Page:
(searched for: doi:10.17352/2455-488X.000057)
Published: 18 October 2022
Journal of Civil Engineering and Environmental Sciences, Volume 8, pp 084-092; https://doi.org/10.17352/2455-488x.000057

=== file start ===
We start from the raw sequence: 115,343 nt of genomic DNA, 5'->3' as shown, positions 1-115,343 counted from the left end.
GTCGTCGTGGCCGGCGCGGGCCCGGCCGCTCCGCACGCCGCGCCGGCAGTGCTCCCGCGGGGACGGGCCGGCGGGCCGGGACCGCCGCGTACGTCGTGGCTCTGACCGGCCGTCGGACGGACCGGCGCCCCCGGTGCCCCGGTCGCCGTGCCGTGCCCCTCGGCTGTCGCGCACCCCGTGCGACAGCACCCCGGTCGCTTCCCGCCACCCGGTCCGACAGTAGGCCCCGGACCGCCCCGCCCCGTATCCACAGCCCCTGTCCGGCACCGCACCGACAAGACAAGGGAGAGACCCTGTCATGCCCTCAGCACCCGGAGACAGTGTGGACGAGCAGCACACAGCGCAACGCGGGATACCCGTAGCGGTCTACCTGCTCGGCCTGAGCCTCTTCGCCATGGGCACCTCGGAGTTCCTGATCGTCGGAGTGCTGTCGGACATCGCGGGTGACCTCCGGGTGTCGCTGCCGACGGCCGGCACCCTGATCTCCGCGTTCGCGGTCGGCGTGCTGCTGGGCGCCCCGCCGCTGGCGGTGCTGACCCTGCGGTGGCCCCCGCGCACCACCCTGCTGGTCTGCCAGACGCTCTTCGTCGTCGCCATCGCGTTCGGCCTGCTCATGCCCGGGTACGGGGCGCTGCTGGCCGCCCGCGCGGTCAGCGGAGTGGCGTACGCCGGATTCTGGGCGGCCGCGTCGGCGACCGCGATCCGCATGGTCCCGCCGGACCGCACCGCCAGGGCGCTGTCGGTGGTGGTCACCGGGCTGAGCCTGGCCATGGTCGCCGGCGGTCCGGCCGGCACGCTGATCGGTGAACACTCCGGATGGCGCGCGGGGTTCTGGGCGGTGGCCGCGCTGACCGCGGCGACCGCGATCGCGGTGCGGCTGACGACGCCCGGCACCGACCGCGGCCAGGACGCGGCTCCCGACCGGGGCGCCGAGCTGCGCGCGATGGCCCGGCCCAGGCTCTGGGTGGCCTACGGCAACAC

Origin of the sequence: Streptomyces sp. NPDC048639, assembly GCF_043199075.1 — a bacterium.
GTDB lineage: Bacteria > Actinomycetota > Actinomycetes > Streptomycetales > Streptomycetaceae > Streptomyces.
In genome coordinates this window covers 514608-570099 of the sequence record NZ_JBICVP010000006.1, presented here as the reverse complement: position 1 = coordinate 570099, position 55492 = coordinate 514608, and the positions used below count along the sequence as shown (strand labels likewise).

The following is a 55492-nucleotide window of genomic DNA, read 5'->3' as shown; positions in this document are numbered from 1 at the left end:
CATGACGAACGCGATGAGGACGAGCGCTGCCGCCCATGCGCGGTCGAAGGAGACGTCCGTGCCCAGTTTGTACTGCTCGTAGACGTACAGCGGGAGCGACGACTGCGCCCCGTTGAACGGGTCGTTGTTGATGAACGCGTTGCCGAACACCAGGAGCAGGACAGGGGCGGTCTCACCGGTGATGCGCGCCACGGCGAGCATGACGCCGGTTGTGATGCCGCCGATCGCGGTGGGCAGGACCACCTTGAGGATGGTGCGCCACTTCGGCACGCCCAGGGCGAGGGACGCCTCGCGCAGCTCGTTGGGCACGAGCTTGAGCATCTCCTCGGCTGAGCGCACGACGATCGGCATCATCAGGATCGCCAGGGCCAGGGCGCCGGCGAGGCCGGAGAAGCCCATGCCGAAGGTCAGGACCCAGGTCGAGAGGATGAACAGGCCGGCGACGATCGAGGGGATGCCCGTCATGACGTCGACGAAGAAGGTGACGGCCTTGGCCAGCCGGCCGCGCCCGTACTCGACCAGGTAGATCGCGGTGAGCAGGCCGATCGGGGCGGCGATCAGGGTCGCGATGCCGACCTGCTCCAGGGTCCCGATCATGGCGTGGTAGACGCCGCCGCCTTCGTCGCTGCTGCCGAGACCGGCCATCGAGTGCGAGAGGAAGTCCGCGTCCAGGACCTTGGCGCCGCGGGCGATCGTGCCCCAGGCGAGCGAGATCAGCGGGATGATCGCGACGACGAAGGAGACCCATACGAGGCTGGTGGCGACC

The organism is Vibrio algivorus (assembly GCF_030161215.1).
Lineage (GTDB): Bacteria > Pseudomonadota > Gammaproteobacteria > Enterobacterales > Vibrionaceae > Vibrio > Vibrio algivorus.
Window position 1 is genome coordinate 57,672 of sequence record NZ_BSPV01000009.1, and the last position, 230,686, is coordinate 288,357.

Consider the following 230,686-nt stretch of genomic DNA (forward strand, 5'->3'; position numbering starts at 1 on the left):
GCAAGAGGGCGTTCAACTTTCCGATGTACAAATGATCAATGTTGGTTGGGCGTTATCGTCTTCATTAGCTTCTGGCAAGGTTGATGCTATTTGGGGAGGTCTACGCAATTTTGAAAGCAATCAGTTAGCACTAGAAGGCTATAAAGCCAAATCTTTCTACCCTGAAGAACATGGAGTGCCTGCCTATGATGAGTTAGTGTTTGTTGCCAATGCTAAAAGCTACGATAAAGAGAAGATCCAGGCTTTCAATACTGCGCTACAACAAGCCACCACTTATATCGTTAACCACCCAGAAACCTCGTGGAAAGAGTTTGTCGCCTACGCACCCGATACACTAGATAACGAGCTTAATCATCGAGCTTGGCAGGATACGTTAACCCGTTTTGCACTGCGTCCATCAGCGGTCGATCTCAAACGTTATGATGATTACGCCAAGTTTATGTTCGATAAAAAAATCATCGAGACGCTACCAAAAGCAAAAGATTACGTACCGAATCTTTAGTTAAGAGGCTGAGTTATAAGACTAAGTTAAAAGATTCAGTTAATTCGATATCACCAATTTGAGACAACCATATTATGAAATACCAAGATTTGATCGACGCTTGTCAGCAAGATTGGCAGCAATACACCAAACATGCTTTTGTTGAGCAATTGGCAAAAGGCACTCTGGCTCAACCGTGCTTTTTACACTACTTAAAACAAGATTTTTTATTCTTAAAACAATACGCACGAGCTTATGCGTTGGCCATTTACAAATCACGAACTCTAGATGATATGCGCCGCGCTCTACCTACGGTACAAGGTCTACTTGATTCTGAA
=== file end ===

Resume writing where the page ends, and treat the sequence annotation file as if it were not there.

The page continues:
This article reports the results of a study carried out to evaluate the influence of wood-cement-steatite partitions on the thermal performance of a small building. The interior walls of two identical 2.0 × 2.5 × 3.0 m experimental wooden frame huts (tiny houses, with one door and one window), designed and built following the National Building Code of Canada, were covered with standard gypsum boards in one case (GB hut) and a combination of gypsum boards and wood-cement-steatite panels in the other case (WCSP hut). The thermal behavior of both huts, located on the campus of Laval University, in Québec (QC), Canada was monitored over a testing period extending from mid-march to the first week of July 2019. Depending on the moment during that period (cold weather, mild weather) and the characteristics being evaluated, the temperature inside the huts was conditioned or not with an electric heater. The following parameters were recorded: outdoor temperature, the temperature inside the two huts, and, when applicable, their electricity consumption. In cold weather, the wood-cement-steatite panels contributed to reducing the electricity consumption by 5.2% over that of the reference GB hut. In mild weather, wood-cement-steatite panels were found to improve the comfort inside the test hut by leveling off the temperature variations, with reductions ranging from 0.3 °C to 3.8 °C. Both the differences in electricity consumption and indoor temperature variations were determined to be statistically significant, with p - values inferior to 0.005. The results generated in this part of the study further strengthen the potential of WCSP as a real alternative to gypsum boards for drywall partitioning in residential and commercial buildings. In addition to their many advantageous constructive properties, such as water resistance, flexural strength, screw withdrawal resistance, and fire resistance, the improvements they could yield in energy efficiency and thermal comfort make it a quite promising partitioning option.